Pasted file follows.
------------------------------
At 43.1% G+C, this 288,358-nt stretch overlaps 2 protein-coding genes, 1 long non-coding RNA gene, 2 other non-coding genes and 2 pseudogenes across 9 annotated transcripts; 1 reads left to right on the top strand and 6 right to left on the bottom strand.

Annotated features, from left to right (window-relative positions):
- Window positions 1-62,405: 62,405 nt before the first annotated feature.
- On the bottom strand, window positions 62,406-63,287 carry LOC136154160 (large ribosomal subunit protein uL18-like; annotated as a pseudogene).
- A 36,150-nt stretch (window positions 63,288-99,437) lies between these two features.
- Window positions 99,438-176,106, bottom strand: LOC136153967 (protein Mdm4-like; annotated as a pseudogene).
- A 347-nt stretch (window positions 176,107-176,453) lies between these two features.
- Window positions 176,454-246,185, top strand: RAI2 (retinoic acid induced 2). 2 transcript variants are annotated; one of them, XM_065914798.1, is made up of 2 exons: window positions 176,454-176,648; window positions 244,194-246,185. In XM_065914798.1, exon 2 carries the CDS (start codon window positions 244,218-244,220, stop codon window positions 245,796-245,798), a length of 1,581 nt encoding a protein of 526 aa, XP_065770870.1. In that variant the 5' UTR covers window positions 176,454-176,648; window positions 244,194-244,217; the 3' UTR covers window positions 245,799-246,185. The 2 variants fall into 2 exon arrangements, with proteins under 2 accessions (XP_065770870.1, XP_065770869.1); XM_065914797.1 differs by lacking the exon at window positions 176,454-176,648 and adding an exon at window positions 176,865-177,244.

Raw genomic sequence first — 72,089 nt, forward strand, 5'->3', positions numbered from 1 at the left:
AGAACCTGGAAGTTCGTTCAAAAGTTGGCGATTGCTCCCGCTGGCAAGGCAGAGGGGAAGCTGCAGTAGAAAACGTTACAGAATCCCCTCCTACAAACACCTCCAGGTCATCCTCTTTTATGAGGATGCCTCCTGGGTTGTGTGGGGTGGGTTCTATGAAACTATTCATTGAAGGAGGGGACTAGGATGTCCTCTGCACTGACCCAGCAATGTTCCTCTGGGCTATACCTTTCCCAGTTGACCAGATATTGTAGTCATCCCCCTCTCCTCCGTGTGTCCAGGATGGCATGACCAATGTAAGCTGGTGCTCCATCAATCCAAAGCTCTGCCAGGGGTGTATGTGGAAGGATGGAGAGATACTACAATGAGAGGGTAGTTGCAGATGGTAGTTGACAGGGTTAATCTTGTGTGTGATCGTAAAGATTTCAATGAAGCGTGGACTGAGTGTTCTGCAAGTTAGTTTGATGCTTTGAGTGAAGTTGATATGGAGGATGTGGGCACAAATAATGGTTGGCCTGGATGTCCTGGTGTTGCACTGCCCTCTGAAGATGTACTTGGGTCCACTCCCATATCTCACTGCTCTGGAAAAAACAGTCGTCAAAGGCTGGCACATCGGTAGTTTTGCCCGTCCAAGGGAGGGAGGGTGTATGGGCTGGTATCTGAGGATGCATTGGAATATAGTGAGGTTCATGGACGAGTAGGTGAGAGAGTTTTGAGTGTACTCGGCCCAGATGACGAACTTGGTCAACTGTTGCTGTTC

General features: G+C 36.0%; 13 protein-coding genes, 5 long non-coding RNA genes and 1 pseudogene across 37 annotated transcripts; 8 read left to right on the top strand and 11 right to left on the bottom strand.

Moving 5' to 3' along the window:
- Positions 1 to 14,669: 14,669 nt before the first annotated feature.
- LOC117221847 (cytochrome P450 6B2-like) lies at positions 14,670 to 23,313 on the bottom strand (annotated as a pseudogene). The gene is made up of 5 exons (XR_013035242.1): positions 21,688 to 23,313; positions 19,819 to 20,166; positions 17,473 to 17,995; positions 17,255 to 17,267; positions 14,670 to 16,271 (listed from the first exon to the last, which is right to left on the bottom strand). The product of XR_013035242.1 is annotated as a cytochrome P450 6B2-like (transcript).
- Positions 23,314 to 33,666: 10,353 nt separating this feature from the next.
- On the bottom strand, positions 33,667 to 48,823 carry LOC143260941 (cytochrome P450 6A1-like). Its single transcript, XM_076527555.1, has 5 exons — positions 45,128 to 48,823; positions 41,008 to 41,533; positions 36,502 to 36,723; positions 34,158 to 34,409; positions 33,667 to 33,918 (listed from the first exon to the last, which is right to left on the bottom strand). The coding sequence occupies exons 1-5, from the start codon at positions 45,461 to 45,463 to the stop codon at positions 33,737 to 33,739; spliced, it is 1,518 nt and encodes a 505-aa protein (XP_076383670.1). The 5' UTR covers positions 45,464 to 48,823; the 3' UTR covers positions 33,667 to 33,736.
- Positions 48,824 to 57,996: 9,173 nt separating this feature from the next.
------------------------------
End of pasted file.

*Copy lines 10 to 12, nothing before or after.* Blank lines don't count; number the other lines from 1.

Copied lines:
AGAACCTGGAAGTTCGTTCAAAAGTTGGCGATTGCTCCCGCTGGCAAGGCAGAGGGGAAGCTGCAGTAGAAAACGTTACAGAATCCCCTCCTACAAACACCTCCAGGTCATCCTCTTTTATGAGGATGCCTCCTGGGTTGTGTGGGGTGGGTTCTATGAAACTATTCATTGAAGGAGGGGACTAGGATGTCCTCTGCACTGACCCAGCAATGTTCCTCTGGGCTATACCTTTCCCAGTTGACCAGATATTGTAGTCATCCCCCTCTCCTCCGTGTGTCCAGGATGGCATGACCAATGTAAGCTGGTGCTCCATCAATCCAAAGCTCTGCCAGGGGTGTATGTGGAAGGATGGAGAGATACTACAATGAGAGGGTAGTTGCAGATGGTAGTTGACAGGGTTAATCTTGTGTGTGATCGTAAAGATTTCAATGAAGCGTGGACTGAGTGTTCTGCAAGTTAGTTTGATGCTTTGAGTGAAGTTGATATGGAGGATGTGGGCACAAATAATGGTTGGCCTGGATGTCCTGGTGTTGCACTGCCCTCTGAAGATGTACTTGGGTCCACTCCCATATCTCACTGCTCTGGAAAAAACAGTCGTCAAAGGCTGGCACATCGGTAGTTTTGCCCGTCCAAGGGAGGGAGGGTGTATGGGCTGGTATCTGAGGATGCATTGGAATATAGTGAGGTTCATGGACGAGTAGGTGAGAGAGTTTTGAGTGTACTCGGCCCAGATGACGAACTTGGTCAACTGTTGCTGTTC

General features: G+C 36.0%; 13 protein-coding genes, 5 long non-coding RNA genes and 1 pseudogene across 37 annotated transcripts; 8 read left to right on the top strand and 11 right to left on the bottom strand.

Moving 5' to 3' along the window: